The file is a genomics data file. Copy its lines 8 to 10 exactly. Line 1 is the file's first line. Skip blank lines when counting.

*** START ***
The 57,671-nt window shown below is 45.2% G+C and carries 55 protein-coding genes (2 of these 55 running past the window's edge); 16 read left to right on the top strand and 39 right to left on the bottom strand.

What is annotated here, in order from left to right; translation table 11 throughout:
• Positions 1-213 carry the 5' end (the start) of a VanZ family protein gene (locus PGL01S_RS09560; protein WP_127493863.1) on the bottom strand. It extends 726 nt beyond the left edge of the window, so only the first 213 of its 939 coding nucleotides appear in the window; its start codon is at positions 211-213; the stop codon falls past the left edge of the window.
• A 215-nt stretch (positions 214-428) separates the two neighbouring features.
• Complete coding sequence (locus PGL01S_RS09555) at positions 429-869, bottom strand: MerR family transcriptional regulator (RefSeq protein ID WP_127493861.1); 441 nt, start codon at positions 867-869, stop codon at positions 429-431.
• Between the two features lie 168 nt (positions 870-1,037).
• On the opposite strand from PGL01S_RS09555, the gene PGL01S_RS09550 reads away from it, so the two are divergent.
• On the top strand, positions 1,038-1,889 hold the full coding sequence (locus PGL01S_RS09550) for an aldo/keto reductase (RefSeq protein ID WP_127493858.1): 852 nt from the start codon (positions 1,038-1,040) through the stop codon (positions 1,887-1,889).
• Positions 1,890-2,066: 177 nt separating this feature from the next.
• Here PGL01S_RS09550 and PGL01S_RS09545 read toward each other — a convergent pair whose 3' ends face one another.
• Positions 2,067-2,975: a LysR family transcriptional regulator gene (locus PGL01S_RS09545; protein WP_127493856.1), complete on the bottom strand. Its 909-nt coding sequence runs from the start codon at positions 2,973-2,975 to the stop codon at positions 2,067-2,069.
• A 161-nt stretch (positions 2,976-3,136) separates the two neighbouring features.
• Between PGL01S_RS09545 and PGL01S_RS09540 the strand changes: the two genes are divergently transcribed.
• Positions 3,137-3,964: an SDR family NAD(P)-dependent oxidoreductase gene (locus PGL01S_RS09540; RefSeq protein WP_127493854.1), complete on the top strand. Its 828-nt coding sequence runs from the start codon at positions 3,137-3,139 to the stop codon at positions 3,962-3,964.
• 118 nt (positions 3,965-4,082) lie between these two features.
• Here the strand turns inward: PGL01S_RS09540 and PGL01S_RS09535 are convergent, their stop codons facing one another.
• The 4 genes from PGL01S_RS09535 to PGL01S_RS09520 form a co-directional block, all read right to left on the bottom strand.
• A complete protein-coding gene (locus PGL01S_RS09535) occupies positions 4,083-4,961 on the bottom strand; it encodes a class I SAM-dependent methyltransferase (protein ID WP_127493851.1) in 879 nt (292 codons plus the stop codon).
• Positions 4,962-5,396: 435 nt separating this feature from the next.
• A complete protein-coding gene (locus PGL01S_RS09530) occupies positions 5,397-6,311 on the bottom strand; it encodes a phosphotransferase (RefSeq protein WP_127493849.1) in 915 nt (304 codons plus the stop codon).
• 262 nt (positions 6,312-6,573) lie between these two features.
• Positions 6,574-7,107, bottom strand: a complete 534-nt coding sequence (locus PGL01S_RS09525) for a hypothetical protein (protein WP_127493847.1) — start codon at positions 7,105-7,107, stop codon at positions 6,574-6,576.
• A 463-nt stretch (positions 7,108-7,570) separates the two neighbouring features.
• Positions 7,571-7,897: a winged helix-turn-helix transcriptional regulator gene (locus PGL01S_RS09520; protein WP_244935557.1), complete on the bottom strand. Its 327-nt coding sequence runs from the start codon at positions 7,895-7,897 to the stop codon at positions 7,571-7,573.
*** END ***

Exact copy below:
• On the top strand, positions 1,038-1,889 hold the full coding sequence (locus PGL01S_RS09550) for an aldo/keto reductase (RefSeq protein ID WP_127493858.1): 852 nt from the start codon (positions 1,038-1,040) through the stop codon (positions 1,887-1,889).
• Positions 1,890-2,066: 177 nt separating this feature from the next.
• Here PGL01S_RS09550 and PGL01S_RS09545 read toward each other — a convergent pair whose 3' ends face one another.